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Indexed/Abstracted in: EMBASE, Scopus
Online ISSN 1827-188X
Sammartano D., Ferrara S., Saraniti C., Modica A., Cernigliaro G., Ferrara P.
Clinica Otorinolaringoiatrica «R» Università degli Studi di Palermo, Palermo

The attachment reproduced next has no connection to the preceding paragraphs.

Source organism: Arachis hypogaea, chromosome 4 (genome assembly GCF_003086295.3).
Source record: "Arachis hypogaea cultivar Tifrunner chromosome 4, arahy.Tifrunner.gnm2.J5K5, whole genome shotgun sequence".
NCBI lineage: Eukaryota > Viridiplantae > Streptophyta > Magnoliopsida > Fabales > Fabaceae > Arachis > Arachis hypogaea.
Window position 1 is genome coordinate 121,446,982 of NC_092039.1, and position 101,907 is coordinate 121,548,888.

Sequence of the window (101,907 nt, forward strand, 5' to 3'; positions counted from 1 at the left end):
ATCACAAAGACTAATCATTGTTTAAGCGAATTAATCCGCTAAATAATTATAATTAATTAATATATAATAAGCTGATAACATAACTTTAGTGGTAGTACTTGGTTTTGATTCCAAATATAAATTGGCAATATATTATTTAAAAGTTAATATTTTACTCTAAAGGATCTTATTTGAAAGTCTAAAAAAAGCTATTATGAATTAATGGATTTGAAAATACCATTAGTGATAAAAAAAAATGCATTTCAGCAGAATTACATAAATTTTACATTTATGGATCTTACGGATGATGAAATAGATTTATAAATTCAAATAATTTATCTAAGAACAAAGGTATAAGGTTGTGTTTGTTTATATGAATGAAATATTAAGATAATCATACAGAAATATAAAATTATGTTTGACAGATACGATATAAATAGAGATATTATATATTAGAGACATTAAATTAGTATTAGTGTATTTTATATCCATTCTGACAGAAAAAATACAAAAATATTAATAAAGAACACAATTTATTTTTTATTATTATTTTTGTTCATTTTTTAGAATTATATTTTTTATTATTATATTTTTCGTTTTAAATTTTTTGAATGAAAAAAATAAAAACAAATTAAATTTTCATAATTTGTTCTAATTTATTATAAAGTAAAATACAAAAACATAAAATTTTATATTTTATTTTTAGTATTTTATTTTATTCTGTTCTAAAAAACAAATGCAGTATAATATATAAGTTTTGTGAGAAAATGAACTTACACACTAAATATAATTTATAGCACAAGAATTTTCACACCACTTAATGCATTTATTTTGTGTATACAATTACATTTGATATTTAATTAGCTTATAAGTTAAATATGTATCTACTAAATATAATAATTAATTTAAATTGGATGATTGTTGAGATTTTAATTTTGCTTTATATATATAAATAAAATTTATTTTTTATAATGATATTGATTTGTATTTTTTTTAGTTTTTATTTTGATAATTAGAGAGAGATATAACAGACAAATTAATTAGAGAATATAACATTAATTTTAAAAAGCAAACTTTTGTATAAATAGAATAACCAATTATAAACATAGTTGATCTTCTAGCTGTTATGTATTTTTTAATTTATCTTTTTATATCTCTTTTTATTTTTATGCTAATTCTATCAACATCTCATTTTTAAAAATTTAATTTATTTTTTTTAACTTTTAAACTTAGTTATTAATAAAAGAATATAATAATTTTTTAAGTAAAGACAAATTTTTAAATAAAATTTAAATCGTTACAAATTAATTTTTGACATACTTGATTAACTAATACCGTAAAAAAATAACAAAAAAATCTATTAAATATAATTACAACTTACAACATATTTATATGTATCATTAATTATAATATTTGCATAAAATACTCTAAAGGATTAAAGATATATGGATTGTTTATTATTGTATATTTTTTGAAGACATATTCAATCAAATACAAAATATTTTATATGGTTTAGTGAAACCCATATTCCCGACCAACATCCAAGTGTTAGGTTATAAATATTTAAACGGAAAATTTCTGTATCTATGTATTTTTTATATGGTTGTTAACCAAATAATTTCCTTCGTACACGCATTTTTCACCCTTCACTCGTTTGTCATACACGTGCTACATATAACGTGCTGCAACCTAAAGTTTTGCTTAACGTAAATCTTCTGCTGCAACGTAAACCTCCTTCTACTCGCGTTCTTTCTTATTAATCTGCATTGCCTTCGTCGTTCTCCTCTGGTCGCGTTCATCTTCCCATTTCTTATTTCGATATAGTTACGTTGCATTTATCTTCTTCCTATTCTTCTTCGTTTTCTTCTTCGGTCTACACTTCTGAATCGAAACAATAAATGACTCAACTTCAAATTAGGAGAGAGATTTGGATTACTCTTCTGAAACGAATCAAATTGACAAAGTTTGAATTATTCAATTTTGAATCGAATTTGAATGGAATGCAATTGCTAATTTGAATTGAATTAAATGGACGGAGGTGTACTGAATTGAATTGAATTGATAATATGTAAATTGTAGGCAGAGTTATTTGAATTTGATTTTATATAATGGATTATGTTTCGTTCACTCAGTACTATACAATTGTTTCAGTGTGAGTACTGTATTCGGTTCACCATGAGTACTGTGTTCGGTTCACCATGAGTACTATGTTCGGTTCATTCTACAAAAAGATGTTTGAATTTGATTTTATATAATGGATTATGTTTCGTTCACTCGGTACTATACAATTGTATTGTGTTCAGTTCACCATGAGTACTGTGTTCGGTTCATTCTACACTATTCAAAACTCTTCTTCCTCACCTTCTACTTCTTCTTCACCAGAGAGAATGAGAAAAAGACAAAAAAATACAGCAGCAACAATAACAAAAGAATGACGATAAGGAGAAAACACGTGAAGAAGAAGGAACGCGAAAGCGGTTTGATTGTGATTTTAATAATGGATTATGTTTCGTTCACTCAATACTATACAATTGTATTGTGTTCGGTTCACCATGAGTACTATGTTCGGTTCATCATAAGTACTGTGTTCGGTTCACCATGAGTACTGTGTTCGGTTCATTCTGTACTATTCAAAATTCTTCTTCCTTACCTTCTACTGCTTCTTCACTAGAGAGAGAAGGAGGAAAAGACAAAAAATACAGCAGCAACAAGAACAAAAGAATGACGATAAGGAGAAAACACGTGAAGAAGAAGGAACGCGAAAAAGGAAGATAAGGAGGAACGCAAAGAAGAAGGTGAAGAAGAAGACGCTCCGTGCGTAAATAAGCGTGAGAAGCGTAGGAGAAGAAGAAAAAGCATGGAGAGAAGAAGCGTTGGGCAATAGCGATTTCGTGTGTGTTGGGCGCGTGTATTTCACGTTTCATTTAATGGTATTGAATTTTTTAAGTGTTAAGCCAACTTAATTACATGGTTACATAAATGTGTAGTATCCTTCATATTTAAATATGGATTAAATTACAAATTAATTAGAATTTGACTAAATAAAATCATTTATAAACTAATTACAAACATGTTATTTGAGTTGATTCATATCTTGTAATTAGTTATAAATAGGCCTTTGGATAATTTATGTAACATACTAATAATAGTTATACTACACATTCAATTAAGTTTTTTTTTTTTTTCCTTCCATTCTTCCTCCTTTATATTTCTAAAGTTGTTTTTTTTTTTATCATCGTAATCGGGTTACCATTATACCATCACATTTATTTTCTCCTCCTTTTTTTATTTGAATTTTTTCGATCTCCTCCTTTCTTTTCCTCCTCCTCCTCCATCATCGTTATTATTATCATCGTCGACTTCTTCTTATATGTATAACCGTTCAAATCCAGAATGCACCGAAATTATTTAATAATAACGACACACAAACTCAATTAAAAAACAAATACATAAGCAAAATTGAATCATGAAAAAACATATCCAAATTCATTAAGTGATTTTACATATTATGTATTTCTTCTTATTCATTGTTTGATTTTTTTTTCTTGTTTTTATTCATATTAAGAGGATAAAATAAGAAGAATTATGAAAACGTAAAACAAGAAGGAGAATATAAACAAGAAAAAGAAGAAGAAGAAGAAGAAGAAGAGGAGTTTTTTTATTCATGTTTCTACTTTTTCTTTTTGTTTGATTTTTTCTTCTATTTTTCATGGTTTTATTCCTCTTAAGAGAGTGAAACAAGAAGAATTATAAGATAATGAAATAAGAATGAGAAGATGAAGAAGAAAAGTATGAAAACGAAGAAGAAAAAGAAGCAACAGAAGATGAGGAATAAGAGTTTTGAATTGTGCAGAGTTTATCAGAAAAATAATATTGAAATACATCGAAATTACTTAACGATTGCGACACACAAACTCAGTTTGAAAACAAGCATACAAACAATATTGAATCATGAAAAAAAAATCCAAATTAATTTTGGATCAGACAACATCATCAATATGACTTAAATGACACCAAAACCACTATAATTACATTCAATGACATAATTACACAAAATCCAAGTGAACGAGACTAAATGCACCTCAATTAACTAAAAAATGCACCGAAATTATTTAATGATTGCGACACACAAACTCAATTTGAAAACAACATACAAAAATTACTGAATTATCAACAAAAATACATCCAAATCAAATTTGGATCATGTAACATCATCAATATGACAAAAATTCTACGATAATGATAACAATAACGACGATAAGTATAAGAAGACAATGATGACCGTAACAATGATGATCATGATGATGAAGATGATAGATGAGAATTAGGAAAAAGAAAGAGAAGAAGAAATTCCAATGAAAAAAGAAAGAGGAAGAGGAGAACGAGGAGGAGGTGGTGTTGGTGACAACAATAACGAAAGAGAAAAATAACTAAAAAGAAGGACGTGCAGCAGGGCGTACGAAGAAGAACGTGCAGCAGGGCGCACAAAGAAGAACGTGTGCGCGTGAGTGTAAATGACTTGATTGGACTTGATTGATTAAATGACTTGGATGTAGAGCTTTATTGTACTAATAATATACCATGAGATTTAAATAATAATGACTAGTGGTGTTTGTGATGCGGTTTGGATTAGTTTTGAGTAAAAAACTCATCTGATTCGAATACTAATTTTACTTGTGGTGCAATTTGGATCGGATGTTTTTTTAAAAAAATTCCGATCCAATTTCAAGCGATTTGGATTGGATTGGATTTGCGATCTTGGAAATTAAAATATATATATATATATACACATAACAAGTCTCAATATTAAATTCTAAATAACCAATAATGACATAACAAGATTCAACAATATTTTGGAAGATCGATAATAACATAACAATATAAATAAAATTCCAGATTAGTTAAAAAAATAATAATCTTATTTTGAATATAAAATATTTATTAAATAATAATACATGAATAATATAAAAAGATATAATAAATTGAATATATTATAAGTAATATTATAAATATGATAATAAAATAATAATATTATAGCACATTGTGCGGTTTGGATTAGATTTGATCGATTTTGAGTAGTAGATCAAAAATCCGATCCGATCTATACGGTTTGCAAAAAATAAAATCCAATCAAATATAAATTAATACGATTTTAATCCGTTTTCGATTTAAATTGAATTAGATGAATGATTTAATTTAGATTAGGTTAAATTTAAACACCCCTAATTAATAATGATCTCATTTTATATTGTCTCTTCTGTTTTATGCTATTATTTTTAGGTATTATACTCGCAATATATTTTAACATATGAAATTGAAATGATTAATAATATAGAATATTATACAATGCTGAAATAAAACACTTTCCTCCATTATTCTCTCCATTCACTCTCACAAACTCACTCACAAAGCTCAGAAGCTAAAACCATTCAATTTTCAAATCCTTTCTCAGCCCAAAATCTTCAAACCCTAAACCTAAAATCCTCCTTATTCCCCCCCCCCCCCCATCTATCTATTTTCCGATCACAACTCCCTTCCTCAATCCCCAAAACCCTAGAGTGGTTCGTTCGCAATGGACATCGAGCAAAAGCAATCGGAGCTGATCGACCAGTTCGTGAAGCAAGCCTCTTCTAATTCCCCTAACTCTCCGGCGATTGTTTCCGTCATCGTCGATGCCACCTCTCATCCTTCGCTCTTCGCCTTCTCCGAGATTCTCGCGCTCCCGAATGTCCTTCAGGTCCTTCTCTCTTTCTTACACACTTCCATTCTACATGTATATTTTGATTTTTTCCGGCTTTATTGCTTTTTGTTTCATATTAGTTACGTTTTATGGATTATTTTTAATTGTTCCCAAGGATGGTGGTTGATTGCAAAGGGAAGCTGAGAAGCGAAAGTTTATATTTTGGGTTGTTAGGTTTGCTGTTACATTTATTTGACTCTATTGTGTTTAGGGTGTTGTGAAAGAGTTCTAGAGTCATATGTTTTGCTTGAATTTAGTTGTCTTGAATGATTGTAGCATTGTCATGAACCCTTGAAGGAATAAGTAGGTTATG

The large vestibular aqueduct (LVA) syndrome is characterized by stable and/or fluctuating sensorineural hearing loss, shown by tonal audiometry, that begins in the first years of life, is progressive and worsens following traumas and is associated to the vestibular aqueduct enlargement verified by CT and/or MR. The hearing loss can be the only clinical sign of LVA or it can be associated to vertigo, feeling of instability, tinnitus, headache. The most probable causes of the hearing loss are discussed. This study refers to 2 typical clinical cases for audiometric examination, imaging and clinical symptomatology. The onset and the course of the LVA syndrome are slow and progressive. The authors suggest that its pathogenesis is correlated to an evolutionary defect of the cochleo-vestibular function, due to an endolymphatic liquid reflux, from the endolymphatic sac toward the inner ear, allowed by the considerable dimensions of the vestibular aqueduct. The authors consider CT and MR elective diagnostic investigations in all those patients, particularly children, with not justified mono or bilateral sensorineural hearing loss, specially when it is fluctuating, because it can be associated to LVA. The treatment is symptomatic, the only prevention is to avoid the traumatic events that can determine a further hearing loss.